I Am Learning To Abandon the World

By Linda Pastan b. 1932 Linda Pastan
I am learning to abandon the world
before it can abandon me.
Already I have given up the moon
and snow, closing my shades
against the claims of white.
And the world has taken
my father, my friends.
I have given up melodic lines of hills,
moving to a flat, tuneless landscape.
And every night I give my body up
limb by limb, working upwards
across bone, towards the heart.
But morning comes with small
reprieves of coffee and birdsong.
A tree outside the window
which was simply shadow moments ago
takes back its branches twig
by leafy twig.
And as I take my body back
the sun lays its warm muzzle on my lap
as if to make amends.

Linda Pastan, “I Am Learning to Abandon the World” from PM/AM: New and Selected Poems (New York: W. W. Norton & Company, 1982). Copyright © 1982 by Linda Pastan. Reprinted with the permission of the Jean V. Naggar Agency, Inc. on behalf of the author.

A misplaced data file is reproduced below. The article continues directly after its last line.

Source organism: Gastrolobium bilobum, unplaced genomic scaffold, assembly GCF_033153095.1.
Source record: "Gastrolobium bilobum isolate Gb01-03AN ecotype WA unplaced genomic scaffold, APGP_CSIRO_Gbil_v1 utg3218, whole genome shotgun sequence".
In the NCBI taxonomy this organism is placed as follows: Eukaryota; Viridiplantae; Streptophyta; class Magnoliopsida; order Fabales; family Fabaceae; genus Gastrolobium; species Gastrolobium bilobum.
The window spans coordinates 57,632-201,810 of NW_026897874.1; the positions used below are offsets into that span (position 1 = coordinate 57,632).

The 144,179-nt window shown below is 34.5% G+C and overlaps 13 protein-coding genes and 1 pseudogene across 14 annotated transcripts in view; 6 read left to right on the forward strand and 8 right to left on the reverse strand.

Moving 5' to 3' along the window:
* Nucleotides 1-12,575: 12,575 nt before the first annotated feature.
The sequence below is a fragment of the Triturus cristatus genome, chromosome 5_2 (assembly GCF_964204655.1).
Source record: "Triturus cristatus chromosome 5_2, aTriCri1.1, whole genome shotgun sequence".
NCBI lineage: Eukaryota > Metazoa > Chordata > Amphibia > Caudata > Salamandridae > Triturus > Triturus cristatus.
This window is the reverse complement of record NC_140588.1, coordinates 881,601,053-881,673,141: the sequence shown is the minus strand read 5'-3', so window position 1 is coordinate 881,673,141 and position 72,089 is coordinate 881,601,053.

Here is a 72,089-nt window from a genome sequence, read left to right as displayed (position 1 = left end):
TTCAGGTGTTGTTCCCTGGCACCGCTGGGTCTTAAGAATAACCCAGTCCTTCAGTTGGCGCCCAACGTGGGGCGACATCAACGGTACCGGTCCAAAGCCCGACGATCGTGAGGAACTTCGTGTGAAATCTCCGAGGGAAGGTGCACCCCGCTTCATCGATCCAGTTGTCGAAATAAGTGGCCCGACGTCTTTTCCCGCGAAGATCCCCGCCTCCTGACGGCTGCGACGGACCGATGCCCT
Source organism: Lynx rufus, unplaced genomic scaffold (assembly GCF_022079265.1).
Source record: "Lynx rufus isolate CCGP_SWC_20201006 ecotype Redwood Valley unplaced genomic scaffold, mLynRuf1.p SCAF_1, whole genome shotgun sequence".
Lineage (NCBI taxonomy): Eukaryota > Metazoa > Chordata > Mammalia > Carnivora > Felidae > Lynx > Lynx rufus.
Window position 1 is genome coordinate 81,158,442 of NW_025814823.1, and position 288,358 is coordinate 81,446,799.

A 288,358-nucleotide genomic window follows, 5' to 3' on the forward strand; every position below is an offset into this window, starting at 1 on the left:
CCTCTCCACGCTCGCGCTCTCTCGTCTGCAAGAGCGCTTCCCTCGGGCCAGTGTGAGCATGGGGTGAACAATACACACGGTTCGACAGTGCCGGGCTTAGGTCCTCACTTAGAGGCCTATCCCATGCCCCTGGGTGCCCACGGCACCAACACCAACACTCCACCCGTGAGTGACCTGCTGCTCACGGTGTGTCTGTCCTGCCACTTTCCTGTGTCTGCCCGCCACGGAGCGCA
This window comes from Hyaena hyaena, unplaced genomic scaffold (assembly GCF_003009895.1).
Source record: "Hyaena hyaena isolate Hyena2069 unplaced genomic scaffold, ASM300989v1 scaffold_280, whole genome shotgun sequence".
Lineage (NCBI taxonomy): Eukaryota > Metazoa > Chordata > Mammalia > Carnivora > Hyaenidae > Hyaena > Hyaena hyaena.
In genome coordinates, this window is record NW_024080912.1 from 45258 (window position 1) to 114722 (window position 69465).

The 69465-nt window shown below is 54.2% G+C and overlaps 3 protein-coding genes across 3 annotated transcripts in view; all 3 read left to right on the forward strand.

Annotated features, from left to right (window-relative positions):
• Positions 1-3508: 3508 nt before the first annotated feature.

Source: Poetry (September 1981).

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This poem originally appeared in the September 1981 issue of Poetry magazine

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September 1981
 Linda  Pastan

Biography

Poet Linda Pastan was raised in New York City but has lived for most of her life in Potomac, Maryland, a suburb of Washington, DC. In her senior year at Radcliffe College, Pastan won the Mademoiselle poetry prize (Sylvia Plath was the runner-up). Immediately following graduation, however, she decided to give up writing poetry in order to concentrate on raising her family. After ten years at home, her husband urged her to return . . .

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Poem Categorization

SUBJECT Time & Brevity, Nature, Living, Landscapes & Pastorals, The Body

POET’S REGION U.S., Mid-Atlantic

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